Figure 5 shows the employment to population ratio for the last 20 years. This ratio indicates how efficiently an economy provides jobs for people who want to work.

 

Employment to Population RatioFigure 5.

 

This shows that the current employment to population ratio is 60.2 (October 2023). It has still not eclipsed pre-pandemic levels but is still higher than at times following the 2008 recession, where unemployment was high through 2013. Unemployment is back to pre-pandemic levels, but the employment-population ratio is not. 

Is this a sign of “ambition recession?” There are underlying demographic issues at play here including age and gender. Proponents argue that this reprioritization toward spending more time with family/friends and pursuing hobbies and personal interests—over career goals—resulted from the disruption of the pandemic, but effects are still lingering. 

This phenomenon has been used to explain “quiet quitting”—another buzzworthy phenomenon where workers put in the minimal amount of effort possible—supposedly spawned, in part, by remote work. Some also say that an “ambition recession” could explain the declining enrollment rate, as career growth is a key driver for prospective students to further their educations.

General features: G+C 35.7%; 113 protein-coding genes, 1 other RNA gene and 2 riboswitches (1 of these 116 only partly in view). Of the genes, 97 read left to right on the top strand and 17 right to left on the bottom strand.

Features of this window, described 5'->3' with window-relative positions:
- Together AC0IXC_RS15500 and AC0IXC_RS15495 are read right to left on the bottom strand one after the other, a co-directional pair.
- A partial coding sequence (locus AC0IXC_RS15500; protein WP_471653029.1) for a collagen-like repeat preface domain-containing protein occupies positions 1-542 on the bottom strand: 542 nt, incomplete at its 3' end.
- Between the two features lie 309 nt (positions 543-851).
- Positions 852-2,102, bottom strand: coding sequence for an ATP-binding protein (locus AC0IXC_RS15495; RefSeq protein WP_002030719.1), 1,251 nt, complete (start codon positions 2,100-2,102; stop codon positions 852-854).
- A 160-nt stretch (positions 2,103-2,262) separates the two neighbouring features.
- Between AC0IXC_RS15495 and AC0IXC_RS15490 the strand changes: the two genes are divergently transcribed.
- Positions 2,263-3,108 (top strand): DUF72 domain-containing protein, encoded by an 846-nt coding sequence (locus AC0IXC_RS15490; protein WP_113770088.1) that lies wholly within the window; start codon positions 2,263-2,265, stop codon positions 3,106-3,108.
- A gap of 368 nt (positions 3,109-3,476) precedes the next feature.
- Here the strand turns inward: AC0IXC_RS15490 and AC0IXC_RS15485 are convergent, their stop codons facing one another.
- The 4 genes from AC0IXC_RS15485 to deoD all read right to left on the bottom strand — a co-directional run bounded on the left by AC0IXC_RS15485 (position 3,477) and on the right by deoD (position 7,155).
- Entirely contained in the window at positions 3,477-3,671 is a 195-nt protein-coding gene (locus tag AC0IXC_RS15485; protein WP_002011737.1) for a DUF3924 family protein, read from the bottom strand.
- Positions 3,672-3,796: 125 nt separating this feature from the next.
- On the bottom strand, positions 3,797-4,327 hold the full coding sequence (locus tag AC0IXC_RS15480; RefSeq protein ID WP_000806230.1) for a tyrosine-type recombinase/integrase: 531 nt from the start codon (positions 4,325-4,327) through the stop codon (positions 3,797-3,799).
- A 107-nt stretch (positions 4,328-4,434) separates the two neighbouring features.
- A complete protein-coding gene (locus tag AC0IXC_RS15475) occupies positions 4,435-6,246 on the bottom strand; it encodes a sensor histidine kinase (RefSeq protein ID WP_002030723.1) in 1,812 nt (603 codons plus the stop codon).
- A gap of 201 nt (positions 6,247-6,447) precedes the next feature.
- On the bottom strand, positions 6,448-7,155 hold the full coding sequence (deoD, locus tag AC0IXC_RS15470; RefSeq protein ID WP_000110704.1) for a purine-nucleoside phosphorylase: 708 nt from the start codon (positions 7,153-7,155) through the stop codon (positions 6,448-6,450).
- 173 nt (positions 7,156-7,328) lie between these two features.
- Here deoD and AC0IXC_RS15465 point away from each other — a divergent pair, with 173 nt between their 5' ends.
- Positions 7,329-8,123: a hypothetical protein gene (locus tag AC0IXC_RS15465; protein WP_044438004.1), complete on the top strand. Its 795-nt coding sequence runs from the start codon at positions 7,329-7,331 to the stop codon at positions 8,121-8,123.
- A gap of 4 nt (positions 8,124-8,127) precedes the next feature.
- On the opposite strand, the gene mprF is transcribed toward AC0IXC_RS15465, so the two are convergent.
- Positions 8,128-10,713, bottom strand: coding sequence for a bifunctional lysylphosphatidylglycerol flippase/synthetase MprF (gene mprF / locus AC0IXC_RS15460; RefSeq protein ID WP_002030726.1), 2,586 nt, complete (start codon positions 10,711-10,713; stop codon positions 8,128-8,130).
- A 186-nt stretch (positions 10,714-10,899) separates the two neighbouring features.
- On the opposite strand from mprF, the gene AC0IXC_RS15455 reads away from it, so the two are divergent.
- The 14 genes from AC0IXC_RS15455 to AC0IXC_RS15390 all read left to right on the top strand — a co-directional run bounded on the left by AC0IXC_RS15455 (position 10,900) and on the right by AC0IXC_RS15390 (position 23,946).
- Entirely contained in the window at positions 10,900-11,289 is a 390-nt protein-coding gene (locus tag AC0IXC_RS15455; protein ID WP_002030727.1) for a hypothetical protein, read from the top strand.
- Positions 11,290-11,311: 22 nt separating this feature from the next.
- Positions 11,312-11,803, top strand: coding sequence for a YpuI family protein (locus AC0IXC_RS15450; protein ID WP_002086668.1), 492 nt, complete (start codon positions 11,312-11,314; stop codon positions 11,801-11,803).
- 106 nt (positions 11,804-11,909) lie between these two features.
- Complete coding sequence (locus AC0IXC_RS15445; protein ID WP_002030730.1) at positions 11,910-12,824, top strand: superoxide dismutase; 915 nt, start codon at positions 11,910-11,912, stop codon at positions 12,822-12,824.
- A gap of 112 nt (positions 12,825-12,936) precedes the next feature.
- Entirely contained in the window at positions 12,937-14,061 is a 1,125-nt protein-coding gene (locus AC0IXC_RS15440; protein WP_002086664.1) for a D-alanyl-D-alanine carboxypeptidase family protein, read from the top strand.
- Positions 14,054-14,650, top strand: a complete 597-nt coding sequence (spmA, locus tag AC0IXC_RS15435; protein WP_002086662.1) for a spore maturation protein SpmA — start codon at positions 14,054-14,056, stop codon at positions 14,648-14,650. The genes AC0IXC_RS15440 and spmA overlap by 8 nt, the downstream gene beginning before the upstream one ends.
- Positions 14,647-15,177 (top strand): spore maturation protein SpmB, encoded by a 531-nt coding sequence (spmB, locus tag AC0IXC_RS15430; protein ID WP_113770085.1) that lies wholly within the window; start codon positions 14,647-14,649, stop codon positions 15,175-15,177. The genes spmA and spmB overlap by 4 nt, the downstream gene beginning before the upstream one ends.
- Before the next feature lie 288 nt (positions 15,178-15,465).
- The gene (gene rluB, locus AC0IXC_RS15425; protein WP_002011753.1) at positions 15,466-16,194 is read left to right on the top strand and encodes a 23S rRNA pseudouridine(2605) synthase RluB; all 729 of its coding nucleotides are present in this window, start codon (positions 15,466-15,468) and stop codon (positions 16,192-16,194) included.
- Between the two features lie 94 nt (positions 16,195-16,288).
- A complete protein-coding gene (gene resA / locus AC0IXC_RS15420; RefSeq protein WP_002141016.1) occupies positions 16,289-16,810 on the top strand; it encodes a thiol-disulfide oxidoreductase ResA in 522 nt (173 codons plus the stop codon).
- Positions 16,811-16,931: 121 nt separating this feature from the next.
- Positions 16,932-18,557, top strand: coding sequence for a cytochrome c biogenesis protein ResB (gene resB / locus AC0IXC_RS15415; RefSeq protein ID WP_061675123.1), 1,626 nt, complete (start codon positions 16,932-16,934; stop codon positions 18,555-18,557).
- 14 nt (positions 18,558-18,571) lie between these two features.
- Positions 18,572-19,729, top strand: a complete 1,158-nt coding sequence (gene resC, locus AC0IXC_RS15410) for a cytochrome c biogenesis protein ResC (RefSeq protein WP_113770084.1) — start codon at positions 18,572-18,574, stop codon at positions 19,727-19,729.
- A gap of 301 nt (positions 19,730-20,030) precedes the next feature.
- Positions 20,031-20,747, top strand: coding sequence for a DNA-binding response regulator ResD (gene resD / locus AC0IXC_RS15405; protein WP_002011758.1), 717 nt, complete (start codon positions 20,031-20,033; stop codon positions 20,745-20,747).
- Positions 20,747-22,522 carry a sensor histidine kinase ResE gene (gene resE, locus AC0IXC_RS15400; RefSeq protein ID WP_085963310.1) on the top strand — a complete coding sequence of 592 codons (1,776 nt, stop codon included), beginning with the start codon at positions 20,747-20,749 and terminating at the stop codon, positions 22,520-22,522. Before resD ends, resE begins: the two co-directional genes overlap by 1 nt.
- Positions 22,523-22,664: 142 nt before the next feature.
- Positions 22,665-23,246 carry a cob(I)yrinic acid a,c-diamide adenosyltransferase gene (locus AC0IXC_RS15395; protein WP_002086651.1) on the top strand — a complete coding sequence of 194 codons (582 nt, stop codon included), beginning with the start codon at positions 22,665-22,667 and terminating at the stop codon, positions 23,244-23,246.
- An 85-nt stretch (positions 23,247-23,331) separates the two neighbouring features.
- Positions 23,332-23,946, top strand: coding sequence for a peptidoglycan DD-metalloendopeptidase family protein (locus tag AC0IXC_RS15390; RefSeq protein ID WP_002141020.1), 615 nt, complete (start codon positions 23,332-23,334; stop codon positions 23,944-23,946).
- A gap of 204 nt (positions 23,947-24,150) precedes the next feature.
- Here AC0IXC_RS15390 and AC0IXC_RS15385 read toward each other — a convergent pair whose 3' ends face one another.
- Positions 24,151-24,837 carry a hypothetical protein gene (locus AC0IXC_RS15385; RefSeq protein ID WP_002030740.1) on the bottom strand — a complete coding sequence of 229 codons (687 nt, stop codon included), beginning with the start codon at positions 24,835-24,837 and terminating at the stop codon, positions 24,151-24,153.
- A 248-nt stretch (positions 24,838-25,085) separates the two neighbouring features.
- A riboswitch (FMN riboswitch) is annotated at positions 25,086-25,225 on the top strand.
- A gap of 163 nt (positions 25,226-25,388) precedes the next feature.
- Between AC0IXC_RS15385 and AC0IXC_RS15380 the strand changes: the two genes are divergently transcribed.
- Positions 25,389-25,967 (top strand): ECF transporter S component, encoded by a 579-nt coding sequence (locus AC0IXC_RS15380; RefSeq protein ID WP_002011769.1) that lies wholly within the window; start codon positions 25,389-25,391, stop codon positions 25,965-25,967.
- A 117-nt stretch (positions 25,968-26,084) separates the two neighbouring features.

“Ambition recession” or not, the continued tightness in the labor market, driving up wages and lowering the premium for more credentials, poses a challenge for higher education. This career-focused recession could explain the limited growth in the graduate market and half a million fewer adult undergraduates (age 24+) between fall 2019 and 2022.  

Ultimately, this is a complex issue with a multitude of factors. Even if some working adults are evaluating their lives holistically, higher education needs to offer programs that can make a direct career impact when they inevitably refocus on their working lives 

In 2024, institutions should sharpen their focus, evaluate current programs for market alignment, and investigate new program opportunities.